Soundcraft Si Performer: Digital Audio / Lighting Console

Soundcraft has launched arguably its most unique console to date, the Si Performer, which, as well as boasting a series of audio enhancements over the manufacturer’s successful Si Compact, is the first ever audio console to integrate DMX for lighting control.

The world launch of the Si Performer took place in the cosy basement of London’s Soho Theatre in Dean Street last week, where a capacity crowd witnessed a sensational vocal display from West End and Broadway leading lady, Kerry Ellis, who performed Defying Gravity from the show Wicked and then a rendition of Etta James’ At Last, before top covers duo, The Beatniks, took to the stage for an hour-long set of hits from the s and s.

At FOH position for the duration of the show was engineer Pete Freeman, who operated the audio and the lighting from Soundcraft’s latest baby, the Si Performer. This was the first show ever where both of these disciplines were controlled by one person working from one piece of kit.

Little Big Console

First and foremost, let’s be straight: the Si Performer is a very capable audio console. It has a ‘turbo-charged’ version of the Si Compact engine and boasts identical audio quality, yet it also provides a huge  channels to mix – double that of the Si Compact;  busses ( more than the Si Compact); eight VCA groups and eight mute groups; a fully parametric four-band EQ with shelf on the HF and LF bands; and L/R/C panning.

One of the immediate advantages in having more inputs, according to Soundcraft’s product specialist, Richard Ayres, is versatility.

“For example, if you wanted different EQ and dynamics on the house and monitor patches, Si Performer allows you to double-patch one mic to fader one on two different layers,” he explains, “It will process them independently, with layer ‘A’ doing FOH, and layer ‘B’ doing monitors, so it’s horsepower that you can harness without having to dip into your pocket.”

Two models have been released: Si Performer  and Si Performer , which have  and  mic inputs respectively. Both also have eight line inputs and four return FX channels. There are two option card slots, which allow I/O expansion via any Soundcraft stage box (hence the possibility of  inputs to mix) or from CobraNet, AVIOM, or AES inputs via the appropriate cards.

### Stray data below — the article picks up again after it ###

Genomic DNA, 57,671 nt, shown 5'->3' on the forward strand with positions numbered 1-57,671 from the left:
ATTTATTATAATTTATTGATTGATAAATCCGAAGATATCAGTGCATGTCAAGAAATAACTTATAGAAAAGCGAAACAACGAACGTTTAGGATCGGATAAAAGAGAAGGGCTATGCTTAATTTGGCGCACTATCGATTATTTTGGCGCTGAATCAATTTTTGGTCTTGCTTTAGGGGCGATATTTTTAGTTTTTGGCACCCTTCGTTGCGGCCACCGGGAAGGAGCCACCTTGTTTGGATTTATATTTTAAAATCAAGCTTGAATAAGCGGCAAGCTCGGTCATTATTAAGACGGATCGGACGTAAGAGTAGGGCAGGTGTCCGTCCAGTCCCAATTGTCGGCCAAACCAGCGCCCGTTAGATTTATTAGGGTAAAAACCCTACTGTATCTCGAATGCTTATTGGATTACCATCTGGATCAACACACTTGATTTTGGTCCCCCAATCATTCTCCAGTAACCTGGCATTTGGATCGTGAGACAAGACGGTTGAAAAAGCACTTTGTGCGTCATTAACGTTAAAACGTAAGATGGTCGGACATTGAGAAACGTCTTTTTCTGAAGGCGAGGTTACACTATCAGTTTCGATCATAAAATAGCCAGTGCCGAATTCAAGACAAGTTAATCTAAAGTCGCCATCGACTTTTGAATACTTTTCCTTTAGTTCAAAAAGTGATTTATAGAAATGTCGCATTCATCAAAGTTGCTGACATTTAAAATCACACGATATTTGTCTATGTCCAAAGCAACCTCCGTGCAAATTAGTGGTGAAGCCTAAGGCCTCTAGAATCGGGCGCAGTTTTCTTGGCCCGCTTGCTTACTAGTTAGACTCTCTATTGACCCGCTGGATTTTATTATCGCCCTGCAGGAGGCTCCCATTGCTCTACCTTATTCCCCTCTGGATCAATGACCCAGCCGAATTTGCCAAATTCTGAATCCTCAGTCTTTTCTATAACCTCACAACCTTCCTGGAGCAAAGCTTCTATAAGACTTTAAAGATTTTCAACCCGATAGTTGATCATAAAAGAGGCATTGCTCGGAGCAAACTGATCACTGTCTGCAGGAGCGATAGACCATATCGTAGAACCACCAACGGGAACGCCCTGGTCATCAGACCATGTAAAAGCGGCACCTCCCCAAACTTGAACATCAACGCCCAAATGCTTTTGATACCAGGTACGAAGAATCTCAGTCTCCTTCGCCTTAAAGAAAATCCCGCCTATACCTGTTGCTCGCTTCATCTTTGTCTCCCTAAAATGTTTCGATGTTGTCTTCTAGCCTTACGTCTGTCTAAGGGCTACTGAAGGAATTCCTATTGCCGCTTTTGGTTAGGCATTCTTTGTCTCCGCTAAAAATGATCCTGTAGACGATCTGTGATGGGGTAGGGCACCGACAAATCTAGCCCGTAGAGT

A Bright Idea

But what is entirely unique, of course, is the integration of DMX. A DMX port is set into the back of the console to provide core lighting control – and as Ayres reveals, “It can do a lot of lights”.

“The implementation we are releasing with version one deals with  or  DMX addresses – that could essentially be  independent dimmer channels,” he explains. “We are not trying to make this console out to be something it isn’t, though – if you start wheeling in a bank of movinghead devices each with a US, price tag, that type of fixture is not intended to be operated by this console.”

Unsurprisingly, the R&D for Si Performer was significant; as Soundcraft wanted to make sure its placement in the market was absolutely right. A number of lighting operators and production companies were involved, and members of the Soundcraft team even enrolled themselves in lighting training courses to gain a better understanding of the industry.

“Positioning it is the really important thing for us, and we see that in the smaller applications: churches, theatres, corporate hospitality, small band gigs; we’re not pretending we are a Martin or a [Grand] MA desk, we are exploring a new area for integrated lighting and audio consoles,” says Soundcraft’s President, Andy Trott. “It’s a damn good audio console, that’s for sure, but the lighting adds a new dimension, so you can run a complete event from one console, like you saw at the launch today.”

Another key aspect with any new product at Soundcraft, Trott reveals, is the customer’s business model: “We had an engineer in recently who was blown away by the product,” he says. “In his theatre he has a small audio console and a small lighting console, and under certain applications he can now replace both of those with one Si Performer, which saves a seat, and in turn creates more revenue for his business.”

Ayres says it’s been a fascinating journey so far, and a particularly interesting one for an audio company. He also sees great potential for Si Performer in the US market – a market Soundcraft has already doubled its business in over the last  months.

“One of the customers that this has great appeal for in the US is portable churches; and the schools and colleges have much bigger arts facilities over there than here in Europe, so they’ll also benefit,” he insists. “At a school assembly, for example, you might need the lights up or lights down, and all you’d need to do is open up a slider on the console – very simple.